The world has changed by leaps and bounds since the Supreme Court began meeting in 1790, but some things have not changed, including the country’s loyalty to the U.S. Constitution. However, there is a movement in Congress to rework a major piece of the Constitution – how the highest court in the land operates.
On July 26, Rep. Hank Johnson, D-Ga, introduced the Supreme Court Tenure Establishment and Retirement Modernization (TERM) Act to the House of Representatives. The proposed legislation would do away with the Supreme Court justice’s lifelong term and instead require an 18-year term limit.
The TERM Act would also have the president nominate a new justice every two years, in the first and third years after the presidential election. When the new individual takes their seat, the longest serving justice moves to senior status.
With the senior status, justices would still hold office on the Supreme Court, which includes official duties and pay. If the number of active justices falls below nine, whether because of a vacancy, disability or disqualification, the justice who most recently attained senior status would serve as the ninth associate justice.
Why Change the Supreme Court Process?
Whether or not the intent of the original nomination process is still viable has been a concern for many legislatures, particularly Democrats, for several years.
In 2016, the concern intensified when Republicans blocked President Barack Obama’s nominee to the Supreme Court, and even further when President Trump succeeded in placing three justices on the court (within his one term), entrenching a six-to-three conservative majority.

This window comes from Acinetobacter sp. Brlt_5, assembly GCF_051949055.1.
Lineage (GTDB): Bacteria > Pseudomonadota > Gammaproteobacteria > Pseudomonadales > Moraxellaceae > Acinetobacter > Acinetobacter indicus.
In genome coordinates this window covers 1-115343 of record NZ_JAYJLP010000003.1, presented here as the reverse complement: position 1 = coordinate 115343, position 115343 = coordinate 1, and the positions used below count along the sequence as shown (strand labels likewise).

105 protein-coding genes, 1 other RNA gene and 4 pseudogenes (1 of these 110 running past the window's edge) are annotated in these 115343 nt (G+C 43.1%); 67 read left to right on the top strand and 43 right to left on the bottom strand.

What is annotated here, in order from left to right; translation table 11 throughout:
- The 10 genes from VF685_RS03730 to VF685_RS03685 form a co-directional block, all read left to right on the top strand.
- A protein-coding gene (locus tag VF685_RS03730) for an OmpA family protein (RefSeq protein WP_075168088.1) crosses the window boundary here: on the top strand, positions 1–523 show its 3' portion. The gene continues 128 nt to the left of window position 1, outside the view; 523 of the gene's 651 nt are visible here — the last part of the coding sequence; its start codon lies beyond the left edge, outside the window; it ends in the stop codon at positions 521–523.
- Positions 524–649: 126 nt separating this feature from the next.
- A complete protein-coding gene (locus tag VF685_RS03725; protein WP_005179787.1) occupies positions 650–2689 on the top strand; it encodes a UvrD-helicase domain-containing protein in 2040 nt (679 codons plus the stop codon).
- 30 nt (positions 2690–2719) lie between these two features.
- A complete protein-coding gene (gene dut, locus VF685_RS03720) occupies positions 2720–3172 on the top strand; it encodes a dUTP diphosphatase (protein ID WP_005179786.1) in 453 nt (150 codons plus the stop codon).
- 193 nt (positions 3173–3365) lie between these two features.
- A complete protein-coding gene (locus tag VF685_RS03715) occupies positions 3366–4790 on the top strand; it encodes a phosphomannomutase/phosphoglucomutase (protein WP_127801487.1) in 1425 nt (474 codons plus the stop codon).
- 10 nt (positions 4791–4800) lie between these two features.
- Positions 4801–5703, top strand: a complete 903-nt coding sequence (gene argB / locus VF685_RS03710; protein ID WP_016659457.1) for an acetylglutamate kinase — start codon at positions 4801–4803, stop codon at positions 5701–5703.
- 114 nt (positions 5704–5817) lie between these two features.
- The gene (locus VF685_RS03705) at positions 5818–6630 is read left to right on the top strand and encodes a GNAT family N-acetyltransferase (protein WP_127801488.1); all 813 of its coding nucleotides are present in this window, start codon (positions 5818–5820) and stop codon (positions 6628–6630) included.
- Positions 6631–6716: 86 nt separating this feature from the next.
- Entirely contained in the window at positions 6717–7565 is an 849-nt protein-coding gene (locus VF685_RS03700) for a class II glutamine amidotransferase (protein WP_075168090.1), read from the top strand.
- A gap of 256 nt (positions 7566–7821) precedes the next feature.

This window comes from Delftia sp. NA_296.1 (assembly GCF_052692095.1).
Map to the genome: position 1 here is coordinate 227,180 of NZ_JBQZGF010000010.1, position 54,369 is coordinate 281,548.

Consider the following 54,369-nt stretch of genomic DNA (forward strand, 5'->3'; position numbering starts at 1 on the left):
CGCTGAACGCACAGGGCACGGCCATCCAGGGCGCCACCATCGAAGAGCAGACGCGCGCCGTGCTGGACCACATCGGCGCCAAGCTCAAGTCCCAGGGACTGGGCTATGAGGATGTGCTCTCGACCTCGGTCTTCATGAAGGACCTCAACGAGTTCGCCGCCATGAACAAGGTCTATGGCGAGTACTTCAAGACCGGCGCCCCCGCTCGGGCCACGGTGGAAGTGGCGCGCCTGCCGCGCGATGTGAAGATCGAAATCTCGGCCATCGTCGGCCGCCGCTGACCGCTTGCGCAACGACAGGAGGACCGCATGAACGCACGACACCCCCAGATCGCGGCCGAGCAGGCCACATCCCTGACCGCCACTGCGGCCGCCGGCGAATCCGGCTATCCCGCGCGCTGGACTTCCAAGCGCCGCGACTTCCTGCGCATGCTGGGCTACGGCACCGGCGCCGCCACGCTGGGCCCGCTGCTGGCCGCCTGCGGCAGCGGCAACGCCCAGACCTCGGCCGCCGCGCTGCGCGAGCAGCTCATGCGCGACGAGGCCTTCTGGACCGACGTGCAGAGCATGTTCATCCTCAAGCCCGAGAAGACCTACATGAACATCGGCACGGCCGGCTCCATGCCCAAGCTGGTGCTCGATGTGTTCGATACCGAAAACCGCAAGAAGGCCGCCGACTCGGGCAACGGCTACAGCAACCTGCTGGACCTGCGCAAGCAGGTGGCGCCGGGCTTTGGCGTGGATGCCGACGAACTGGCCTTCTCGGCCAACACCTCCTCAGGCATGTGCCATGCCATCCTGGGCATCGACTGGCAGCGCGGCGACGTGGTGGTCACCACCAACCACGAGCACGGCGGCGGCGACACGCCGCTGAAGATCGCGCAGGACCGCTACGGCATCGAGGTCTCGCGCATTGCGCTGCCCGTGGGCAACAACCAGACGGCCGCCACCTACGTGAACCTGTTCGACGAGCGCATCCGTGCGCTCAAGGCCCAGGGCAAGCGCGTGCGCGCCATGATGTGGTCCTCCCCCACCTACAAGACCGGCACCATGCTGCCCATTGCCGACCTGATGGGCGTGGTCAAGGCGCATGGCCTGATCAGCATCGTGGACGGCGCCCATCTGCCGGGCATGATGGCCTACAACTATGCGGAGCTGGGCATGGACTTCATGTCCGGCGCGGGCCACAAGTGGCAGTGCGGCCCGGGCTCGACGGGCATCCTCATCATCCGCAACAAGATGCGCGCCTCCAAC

When touting the new bill, Johnson did not mince words concerning the imbalance. “Five of the six conservative justices on the bench were appointed by presidents who lost the popular vote, and they are now racing to impose their out-of-touch agenda on the American people, who do not want it,” he said.
Another strong point in changing the system is the ever-increasing life expectancy of Americans.
Article III, Section 1 of the Constitution sets in place the rule that ensures federal judges hold their seats “during good behavior,’’ meaning a Supreme Court justice serves a lifetime term in office unless they resign, retire, or are removed. The reasoning behind this was to give the justices the ability to steer clear of partisan pressures. In other words, as the executive and legislative branches rotate their leaders through each political cycle, the high court justices serve continuously, independent of the two branches.
However, when the Supreme Court heard its first case 232 years ago, the life expectancy of the average American white man (the only type of American allowed to hold a Supreme Court seat at the time) hovered well below 50 years. In current times, the life expectancy of the average American is well into their 70s.
This means open seats may become even more of a rarity as time goes on. A justice appointed today could be serving four decades from now. The oldest serving judge in 2022 is Clarence Thomas, born in 1948. He has been on the bench since 1991. The youngest judge, Amy Coney Barret, was born in 1972. She has been serving since 2020.
This is not the first bill concerning the nomination process of the Supreme Court pushed by Rep. Johnson. Earlier in July, while describing the Supreme Court as being “…at crisis with itself and with our democracy,’’ he urged Congress to consider another bill called the 2021 Judiciary Act. That proposed law would increase the Supreme Court from 9 justices to 13.
On Aug. 2, U.S. Senator Sheldon Whitehouse (D-RI) introduced the TERM Act to the U.S. Senate.
“I look forward to working with my colleagues to fine-tune this and other proposals as we begin a national conversation about how best to fix a captive institution and make it more accountable to the people it is supposed to serve,” Whitehouse said.